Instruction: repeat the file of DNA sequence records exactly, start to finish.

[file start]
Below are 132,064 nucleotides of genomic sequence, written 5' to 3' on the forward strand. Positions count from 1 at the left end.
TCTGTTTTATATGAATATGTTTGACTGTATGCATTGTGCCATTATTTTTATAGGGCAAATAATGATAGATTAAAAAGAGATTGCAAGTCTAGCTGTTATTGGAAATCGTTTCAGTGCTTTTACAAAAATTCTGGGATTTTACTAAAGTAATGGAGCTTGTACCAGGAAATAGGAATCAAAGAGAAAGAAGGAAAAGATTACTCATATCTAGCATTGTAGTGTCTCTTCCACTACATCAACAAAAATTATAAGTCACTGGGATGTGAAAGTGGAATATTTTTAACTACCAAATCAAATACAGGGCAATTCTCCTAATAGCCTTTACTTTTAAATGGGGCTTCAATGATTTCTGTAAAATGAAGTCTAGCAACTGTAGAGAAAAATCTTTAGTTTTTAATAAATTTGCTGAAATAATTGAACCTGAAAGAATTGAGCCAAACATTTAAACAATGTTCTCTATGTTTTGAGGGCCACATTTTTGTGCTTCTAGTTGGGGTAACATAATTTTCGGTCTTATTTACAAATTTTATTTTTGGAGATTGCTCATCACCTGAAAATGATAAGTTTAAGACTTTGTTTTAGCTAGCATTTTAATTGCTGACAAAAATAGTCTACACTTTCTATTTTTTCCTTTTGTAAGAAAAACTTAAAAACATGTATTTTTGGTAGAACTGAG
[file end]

Below are 132,064 nucleotides of genomic sequence, written 5' to 3' on the forward strand. Positions count from 1 at the left end.
TCTGTTTTATATGAATATGTTTGACTGTATGCATTGTGCCATTATTTTTATAGGGCAAATAATGATAGATTAAAAAGAGATTGCAAGTCTAGCTGTTATTGGAAATCGTTTCAGTGCTTTTACAAAAATTCTGGGATTTTACTAAAGTAATGGAGCTTGTACCAGGAAATAGGAATCAAAGAGAAAGAAGGAAAAGATTACTCATATCTAGCATTGTAGTGTCTCTTCCACTACATCAACAAAAATTATAAGTCACTGGGATGTGAAAGTGGAATATTTTTAACTACCAAATCAAATACAGGGCAATTCTCCTAATAGCCTTTACTTTTAAATGGGGCTTCAATGATTTCTGTAAAATGAAGTCTAGCAACTGTAGAGAAAAATCTTTAGTTTTTAATAAATTTGCTGAAATAATTGAACCTGAAAGAATTGAGCCAAACATTTAAACAATGTTCTCTATGTTTTGAGGGCCACATTTTTGTGCTTCTAGTTGGGGTAACATAATTTTCGGTCTTATTTACAAATTTTATTTTTGGAGATTGCTCATCACCTGAAAATGATAAGTTTAAGACTTTGTTTTAGCTAGCATTTTAATTGCTGACAAAAATAGTCTACACTTTCTATTTTTTCCTTTTGTAAGAAAAACTTAAAAACATGTATTTTTGGTAGAACTGAG